- When changing your position you will have to calibrate the tracker again.
- You need a second exposure for the foreground (as it will be blurred otherwise) and you will encounter the same issues described in the section “Exposure stacking”
- With longer exposure times (several minutes) you might want to use the long exposure noise reduction (“dark frames”) which will slow your shooting further down and significantly so.
In case you are looking for a small and portable tracking device I would now rather recommend the Vixen Polarie (affiliate link) with the corresponding polar finder (affiliate link), as a polar finder cannot be easily attached to the Nanotracker I was using.
I had high hopes for an astrotracker and expected it would bring my astrophotography to a new level, but in fact I wasn’t overly happy with it. It slowed me down considerably and extended post processing is necessary.
You might already came across this post where I describe the post processing of one of my Milkyway shots and the use of panoramas for increased image quality. But how does it work?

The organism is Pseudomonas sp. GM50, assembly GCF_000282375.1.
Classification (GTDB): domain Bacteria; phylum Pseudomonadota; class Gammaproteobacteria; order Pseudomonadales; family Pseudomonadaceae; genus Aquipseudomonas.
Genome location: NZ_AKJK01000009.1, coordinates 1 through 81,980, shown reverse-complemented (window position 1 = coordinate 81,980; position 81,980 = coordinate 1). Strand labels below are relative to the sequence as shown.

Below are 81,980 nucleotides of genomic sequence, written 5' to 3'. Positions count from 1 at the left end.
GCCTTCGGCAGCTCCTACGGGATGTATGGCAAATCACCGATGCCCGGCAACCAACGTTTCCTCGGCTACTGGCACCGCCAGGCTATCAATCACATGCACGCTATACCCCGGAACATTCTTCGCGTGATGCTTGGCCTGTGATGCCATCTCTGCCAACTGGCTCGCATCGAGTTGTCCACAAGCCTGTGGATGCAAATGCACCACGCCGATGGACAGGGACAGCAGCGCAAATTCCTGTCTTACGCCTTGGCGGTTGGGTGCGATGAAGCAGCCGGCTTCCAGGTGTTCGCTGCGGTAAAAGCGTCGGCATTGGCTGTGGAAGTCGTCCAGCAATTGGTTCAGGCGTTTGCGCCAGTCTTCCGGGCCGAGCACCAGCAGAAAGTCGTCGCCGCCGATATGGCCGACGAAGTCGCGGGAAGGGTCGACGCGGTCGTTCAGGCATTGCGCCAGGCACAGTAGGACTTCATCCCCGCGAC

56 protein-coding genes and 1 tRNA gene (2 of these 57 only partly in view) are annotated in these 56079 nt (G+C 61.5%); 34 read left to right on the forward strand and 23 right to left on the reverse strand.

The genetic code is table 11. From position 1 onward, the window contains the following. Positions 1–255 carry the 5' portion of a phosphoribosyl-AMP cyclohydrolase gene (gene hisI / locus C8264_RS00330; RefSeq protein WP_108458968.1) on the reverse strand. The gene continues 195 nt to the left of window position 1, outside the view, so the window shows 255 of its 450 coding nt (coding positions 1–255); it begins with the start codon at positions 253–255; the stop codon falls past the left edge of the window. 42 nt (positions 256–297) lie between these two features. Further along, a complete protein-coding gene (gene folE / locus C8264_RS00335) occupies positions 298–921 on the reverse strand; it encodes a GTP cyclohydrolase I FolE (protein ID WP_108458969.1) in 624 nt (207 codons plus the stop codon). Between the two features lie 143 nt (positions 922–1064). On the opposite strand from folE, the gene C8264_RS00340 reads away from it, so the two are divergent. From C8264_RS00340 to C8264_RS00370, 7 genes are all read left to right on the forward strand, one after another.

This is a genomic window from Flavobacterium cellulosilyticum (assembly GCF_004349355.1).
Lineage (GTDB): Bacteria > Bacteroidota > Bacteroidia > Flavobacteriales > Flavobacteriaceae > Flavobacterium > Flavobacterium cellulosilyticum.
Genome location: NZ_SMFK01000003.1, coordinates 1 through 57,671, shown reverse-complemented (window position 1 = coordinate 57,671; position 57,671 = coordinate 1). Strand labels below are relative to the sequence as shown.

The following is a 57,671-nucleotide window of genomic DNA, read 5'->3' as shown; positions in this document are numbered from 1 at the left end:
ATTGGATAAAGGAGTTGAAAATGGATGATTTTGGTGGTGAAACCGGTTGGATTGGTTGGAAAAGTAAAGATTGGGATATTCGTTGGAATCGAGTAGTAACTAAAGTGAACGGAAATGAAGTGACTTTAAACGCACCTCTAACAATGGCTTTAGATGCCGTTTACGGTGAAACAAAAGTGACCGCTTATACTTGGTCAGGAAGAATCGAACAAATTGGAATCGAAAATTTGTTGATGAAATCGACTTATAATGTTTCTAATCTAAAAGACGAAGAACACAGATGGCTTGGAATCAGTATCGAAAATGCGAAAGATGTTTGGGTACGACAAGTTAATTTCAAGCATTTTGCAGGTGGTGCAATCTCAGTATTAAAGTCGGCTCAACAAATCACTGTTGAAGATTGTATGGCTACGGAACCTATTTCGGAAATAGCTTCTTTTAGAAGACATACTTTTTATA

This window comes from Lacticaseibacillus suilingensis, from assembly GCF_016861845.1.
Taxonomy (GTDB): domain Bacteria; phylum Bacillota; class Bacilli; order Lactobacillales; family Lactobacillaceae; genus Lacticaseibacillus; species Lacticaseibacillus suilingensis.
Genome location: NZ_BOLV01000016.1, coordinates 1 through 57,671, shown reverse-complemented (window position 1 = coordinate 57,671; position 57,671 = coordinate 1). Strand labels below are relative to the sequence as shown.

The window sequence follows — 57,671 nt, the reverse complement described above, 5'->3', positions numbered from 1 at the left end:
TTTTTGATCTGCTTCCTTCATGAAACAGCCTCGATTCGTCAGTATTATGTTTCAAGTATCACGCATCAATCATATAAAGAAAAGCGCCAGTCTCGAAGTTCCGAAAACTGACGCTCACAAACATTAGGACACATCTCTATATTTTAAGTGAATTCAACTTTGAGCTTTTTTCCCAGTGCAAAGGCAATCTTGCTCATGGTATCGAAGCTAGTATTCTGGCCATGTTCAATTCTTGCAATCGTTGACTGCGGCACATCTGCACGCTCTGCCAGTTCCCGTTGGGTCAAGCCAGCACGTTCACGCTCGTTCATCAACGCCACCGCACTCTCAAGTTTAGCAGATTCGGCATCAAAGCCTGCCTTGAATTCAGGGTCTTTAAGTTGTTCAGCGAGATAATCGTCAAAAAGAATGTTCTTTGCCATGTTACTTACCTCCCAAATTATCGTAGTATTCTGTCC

As an example: instead of taking one single horizontal frame with a 24mm lens you take 4-5 vertical frames with a 35mm lens. These can easily be aligned in Lightroom and the final panorama image will show the same as the single image, but with much better quality as you have effectively shot the image with a 54×36 instead of a 36×24 mm sensor now.
Before: 21mm 2.8 single frame, 100% crop | After: scaled down part from 35mm 1.7 panorama
In the example above you can easily see how much better image quality you can get when taking panoramas with a longer lens. And this is the difference from just 5 shots instead of 1. You can use even longer lenses (like the FE 55mm 1.8) and take a two row panorama to further improve the quality.
I recommend a rotating quick release clamp (affiliate link) and an L-bracket (affiliate link) for panoramas, but this is not a necessity.
A fast 28mm lens like the FE 28mm 2.0 or a fast 35mm lens like the Voigtlander 35mm 1.7 with 5m PCX filter is a good starting point, as you will only need one row of shots in portrait orientation, which can be easily done.
I take my shots with about ~30% overlap: on the camera screen I can still see the brighter stars, I chose one, look at the grid and turn the rotating quick release clamp (affiliate link) with camera until the star has moved about one third across the frame.
You will probably tilt your camera a bit upwards to have more of the sky in the frame. Decide where the center of the final image should be, for this center frame level the camera. Take a look at the 5 shots at the beginning of this chapter, the center frame is the one perfectly leveled.